According to the World Economic Forum, machines, robots and algorithms in the workplace stand to create about 133 million jobs globally compared to the 75 million they could displace. Indeed, there’s a long precedent for just such a rising tide, dating back to the Industrial Revolution. Technological innovation has always been integral to economic progress, and in a well-functioning labor market, automation has been shown to produce gains for all types of workers.

What those jobs will look like is a critical question. The IEEE Robotics and Automation Research and Practice Ethics Committee envisions a society where robots handle the repetitive, unhealthy and uninteresting work, leaving humans free to supervise and think creatively. We’re already seeing this shift in the warehouse context. I won’t forget the woman who had worked as a picker for 18 years before her role was automated. For her, being replaced by a robot meant a bump in pay, a better quality of life and a new position using her expertise to supervise robots doing the work she had once done. 

Beyond the immediate impacts on the workforce, properly implementing automation can have larger economic implications. Entrepreneur Mark Cuban has been vocal about how investing in robotics and AI can create jobs and bring roles home from overseas, including positions for “the creation, the maintenance, the monitoring of software [and] the evaluation of the robotics.” Indeed, using robots has already helped the U.S. manufacturing industry compete with cheaper goods from abroad.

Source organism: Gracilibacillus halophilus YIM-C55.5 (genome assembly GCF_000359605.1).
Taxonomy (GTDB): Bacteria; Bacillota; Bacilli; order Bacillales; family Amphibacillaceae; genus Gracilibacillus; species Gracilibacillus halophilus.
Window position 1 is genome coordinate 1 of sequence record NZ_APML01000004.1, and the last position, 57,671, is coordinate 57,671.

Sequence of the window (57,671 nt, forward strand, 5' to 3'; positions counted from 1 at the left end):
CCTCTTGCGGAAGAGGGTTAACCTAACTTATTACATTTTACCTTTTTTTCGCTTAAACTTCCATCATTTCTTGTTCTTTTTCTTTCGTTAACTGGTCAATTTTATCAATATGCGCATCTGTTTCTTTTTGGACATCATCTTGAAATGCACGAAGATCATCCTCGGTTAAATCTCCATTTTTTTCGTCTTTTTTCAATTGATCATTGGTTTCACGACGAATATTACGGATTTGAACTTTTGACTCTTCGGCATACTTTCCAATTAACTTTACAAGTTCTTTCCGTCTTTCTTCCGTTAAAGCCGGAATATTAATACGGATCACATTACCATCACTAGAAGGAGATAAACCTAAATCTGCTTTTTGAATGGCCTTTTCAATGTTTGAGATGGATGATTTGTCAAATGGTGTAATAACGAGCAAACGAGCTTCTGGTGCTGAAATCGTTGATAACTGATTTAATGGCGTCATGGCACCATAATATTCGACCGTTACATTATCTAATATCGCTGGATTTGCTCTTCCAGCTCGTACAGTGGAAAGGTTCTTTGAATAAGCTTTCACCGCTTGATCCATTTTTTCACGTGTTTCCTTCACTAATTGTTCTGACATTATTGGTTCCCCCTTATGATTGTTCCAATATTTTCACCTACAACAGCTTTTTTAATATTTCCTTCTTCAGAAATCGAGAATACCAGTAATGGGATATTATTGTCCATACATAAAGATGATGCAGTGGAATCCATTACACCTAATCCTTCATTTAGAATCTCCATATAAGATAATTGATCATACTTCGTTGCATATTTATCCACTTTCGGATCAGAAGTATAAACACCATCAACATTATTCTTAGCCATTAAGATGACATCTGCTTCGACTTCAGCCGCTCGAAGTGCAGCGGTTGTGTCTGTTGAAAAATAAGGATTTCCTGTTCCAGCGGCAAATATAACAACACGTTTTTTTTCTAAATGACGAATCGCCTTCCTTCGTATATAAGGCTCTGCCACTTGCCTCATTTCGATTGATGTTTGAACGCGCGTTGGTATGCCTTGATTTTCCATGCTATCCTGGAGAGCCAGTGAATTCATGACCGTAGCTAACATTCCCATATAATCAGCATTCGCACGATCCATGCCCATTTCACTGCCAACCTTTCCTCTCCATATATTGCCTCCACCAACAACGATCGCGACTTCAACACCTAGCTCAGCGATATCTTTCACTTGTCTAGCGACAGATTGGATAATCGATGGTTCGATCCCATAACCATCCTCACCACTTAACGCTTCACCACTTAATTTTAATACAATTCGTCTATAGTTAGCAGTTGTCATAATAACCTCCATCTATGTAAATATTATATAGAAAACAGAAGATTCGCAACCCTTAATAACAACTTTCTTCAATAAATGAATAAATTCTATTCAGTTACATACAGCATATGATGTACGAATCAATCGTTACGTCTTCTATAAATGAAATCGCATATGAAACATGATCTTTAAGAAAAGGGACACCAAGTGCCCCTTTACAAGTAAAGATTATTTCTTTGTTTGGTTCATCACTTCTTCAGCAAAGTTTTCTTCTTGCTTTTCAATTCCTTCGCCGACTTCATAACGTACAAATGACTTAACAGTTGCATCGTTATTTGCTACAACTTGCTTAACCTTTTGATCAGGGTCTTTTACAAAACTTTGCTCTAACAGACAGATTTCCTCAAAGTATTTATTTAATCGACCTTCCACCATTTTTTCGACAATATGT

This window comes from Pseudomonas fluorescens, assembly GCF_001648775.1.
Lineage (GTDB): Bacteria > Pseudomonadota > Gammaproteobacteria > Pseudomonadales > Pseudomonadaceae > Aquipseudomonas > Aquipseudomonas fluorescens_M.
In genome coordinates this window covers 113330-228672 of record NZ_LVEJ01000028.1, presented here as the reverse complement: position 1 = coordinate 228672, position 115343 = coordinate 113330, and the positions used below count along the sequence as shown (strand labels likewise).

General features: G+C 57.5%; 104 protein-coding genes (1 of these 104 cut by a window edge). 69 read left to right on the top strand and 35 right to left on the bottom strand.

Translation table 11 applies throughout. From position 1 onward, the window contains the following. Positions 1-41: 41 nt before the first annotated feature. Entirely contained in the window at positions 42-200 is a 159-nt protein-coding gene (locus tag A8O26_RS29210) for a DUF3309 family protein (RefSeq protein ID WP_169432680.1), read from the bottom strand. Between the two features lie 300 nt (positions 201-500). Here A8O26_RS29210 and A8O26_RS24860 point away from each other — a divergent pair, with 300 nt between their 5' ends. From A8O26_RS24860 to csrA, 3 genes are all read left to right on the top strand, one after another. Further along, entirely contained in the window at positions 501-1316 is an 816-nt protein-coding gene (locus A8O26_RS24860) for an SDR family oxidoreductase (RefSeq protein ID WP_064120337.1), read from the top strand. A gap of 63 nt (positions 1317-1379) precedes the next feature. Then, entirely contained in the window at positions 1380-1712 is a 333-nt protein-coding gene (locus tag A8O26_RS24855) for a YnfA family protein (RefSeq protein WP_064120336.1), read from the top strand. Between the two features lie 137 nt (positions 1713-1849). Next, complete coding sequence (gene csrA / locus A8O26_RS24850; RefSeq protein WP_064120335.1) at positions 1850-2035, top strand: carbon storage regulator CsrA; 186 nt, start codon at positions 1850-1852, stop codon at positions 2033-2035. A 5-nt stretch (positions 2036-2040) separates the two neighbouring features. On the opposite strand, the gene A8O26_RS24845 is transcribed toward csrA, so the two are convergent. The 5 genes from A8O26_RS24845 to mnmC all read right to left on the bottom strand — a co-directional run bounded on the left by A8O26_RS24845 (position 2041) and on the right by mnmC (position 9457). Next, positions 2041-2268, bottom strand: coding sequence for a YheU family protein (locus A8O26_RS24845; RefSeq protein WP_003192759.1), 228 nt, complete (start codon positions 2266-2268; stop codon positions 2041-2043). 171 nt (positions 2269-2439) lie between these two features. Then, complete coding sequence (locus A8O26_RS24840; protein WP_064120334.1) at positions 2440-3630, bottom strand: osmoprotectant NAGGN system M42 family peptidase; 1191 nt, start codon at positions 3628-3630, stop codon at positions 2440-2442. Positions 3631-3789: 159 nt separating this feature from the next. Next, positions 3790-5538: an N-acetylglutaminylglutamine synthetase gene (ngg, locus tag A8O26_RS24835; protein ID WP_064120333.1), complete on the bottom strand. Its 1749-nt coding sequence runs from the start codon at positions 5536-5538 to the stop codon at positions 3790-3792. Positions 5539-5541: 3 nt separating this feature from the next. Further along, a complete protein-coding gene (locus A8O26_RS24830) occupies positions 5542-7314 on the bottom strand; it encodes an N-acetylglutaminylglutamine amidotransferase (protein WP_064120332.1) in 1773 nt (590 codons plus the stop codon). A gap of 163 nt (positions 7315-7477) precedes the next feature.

This hints at perhaps the greatest push factor of all behind automation: economic necessity. As companies around the world automate, and reap multiples of returns in terms of increased efficiencies and reduced costs, their competitors simply can’t afford to stand still. In an age of one-day shipping, when Amazon’s warehouses are already outfitted with thousands of smart robots, spurning automation is the equivalent of rejecting steam power 200 year ago. Ultimately, companies have to automate if they want to have a shot at staying afloat and providing jobs to local populations. The choice to automate repetitive roles isn’t a luxury: it’s existential.  

To be clear, all jobs have meaning –– they give us purpose and allow us to provide for ourselves and our families. But automation promises an opportunity to find purpose in a way that incurs less needless risk and in a way that’s better for people’s minds and easier on their bodies. The people packing boxes at warehouses and distribution centers right now are literally on the frontlines of the pandemic. They’re heroes, but they shouldn’t have to be. Not in an age when smart robots can handle that stuff with increasing ease, freeing humans up to do what we do best.